Shortly after prosecuting former Illinois Gov. Rod Blagojevich, who was convicted on 17 federal corruption charges last year, Reid Schar watched Jon Stewart joke about it on “The Daily Show.”
“Seventeen felony convictions,” Stewart quipped. “Or, as that’s known, a Chicago dozen.”
It was funny, and that was unfortunate. Because although Schar had spent nearly a decade exposing graft there as an assistant U.S. attorney, he didn’t think the city, or the state, deserved a reputation as one of America’s most corrupt places. It was the famously crooked politicians like Blagojevich who made it seem worse than it really was.
“You have this perception that overtakes the reality,” Schar, now in private practice, said in a recent interview. “When you end up with big name individuals at high levels such as the governor’s mansion, then there’s a perception that if people at the highest levels are corrupt, then that must mean the system is corrupt, and lots of people are corrupt. That’s a misperception.”
That notion is back in the public consciousness, this time thanks to Jesse Jackson Jr., a congressman from Chicago’s South Shore and the son and namesake of the civil rights leader. Jackson Jr., who is battling mental illness and a federal corruption probe, announced his resignation Wednesday, just weeks after easily winning re-election.
Chicago’s history is entwined with the growth of the modern American political machine -- and the patronage, nepotism, bribes and shakedowns it engendered. To many, that tradition did not fade with the demise of last big-time boss, Mayor Richard J. Daley, whose 21-year rule ended with his death in 1976.
The numbers seem to support that view. One recent study of federal prosecutions counted 1,828 people convicted of public corruption in Illinois since the year of Daley’s death. The vast majority of them, 1,531, occurred in the district that includes Chicago, the most of any district in the country. Of the 100 or so people to serve as a city alderman in the last four decades, 31 of them have been convicted of corruption. When Blagojevich went down, he became the fourth of the past seven Illinois governors to be convicted of a felony.
“It’s a problem for each individual involved in corrupt acts, but it’s a part of a political culture with a long history, and until we change what we might call machine politics, we’re not going to end major corruption in Illinois,” said University of Chicago political science professor and former alderman Dick Simpson, who authored the study. “This is still a machine town.”
Certain Chicagoans still take pride the city’s image, because it connotes old-school toughness and resiliency. Even President Barack Obama, who adopted the city's South Side as his home, has boasted about doing things “The Chicago way” – a quote from “The Untouchables.”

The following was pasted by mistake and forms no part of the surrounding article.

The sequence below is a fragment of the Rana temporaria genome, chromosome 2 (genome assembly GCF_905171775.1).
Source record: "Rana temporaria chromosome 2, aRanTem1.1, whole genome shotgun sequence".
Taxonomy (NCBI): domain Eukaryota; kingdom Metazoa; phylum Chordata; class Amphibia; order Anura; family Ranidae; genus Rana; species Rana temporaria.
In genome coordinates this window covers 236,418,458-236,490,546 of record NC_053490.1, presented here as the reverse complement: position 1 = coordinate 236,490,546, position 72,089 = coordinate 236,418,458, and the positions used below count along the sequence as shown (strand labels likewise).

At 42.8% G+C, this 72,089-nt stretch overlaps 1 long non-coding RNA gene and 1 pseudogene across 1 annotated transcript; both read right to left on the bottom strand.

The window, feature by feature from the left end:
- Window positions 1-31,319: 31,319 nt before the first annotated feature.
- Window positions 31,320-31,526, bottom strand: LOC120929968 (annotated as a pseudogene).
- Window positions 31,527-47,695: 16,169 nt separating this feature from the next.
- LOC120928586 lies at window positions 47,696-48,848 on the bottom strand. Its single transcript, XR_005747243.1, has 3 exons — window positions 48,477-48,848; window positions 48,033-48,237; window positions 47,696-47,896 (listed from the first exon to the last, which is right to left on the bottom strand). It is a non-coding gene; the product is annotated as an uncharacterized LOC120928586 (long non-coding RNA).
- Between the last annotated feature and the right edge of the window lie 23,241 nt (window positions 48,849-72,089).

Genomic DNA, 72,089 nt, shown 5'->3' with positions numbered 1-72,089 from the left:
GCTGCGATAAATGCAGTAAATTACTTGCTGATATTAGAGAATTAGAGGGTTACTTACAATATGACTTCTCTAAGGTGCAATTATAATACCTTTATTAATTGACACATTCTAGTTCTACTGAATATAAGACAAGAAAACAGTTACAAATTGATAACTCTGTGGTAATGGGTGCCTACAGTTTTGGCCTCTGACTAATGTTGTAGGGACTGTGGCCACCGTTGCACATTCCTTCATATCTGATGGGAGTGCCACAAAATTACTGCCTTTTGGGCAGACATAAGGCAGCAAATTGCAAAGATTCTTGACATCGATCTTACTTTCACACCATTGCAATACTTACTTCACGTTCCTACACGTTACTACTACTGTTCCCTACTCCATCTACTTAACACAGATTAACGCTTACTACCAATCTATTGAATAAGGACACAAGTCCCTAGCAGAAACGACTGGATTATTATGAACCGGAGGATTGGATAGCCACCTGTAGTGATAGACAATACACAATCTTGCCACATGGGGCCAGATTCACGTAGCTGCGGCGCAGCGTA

At the same time, Obama's critics have tried to tarnish him by describing his decision-making style to “Chicago-style politics.”
But some historians, and crime-fighters like Schar, say that image is a relic, no matter what the numbers appear to show.
“When you’re looking at gross numbers you need to be careful comparing them (to numbers in other places),” Schar said. “Raw numbers only tell part of the story.”
Jim Grossman, a former vice-president for research and education at Northwestern’s Newberry Library and co-editor of the Encyclopedia of Chicago, said the myths and realities of Chicago tend to mix together so deeply that it’s hard to separate the two.
“Part of the problem is that every time something small happens, it gets blown up, because of the magnitude of the myth," he said. "We have a big narrative to fit things into."
Grossman, who now heads the American Historical Association in Washington D.C., added: “To pick out Chicago (as more corrupt than other places) is to be picking a narrative as much as the reality.”
One reason Chicago maintains its unscrupulous profile is its tradition of Mike Royko-style investigative journalism and its focus on the darker side of politics, Grossman said. Chicagoans are also deeply interested in that subject, and enjoy speaking about it publicly – arguably more than in most parts of the country. So, corruption cases that might otherwise not attract much sustained attention get thoroughly discussed and dissected.
“In some cities maybe where the public culture is less vibrant, corruption doesn’t bubble up as quickly,” Grossman said.
But Simpson points out that there several realities still make Chicago a cradle for graft. It is dominated by one party, the Democrats (conversely, the outlying suburbs, with its own tradition of corruption, is overwhelmingly run by Republicans). Despite laws to curb patronage, machine-style politics abound, notably on the hyper-local level. Family dynasties remain, most notably the Jacksons’ (Jackson Jr.’s wife, Sandi, is an alderman). And state campaign finance laws are still relatively lenient, Simpson said.
And then there's the continued popularity of politicians facing corruption charges. On the same day that Jackson Jr. won re-election, so did Derrick Smith, who won back his seat in the state House of Representatives despite having been charged with taking a bribe, and expelled from the House.
Simpson, however, allows that things seem to be looking better under Mayor Rahm Emanuel, who has overhauled the city’s ethics board and has remained scandal-free.
Schar, who still cannot shake memories of Blagojevich’s appearances on “Celebrity Apprentice” and “The View,” said that the two key ingredients to political corruption, greed and the desire for power, still exist in Chicago. But he argued that they don’t exist in greater proportion to most parts of the country.
In the end, it’s up to the people of the city to make things better.
“The problem with corrupt politicians is when people are willing to put up with it,” he said.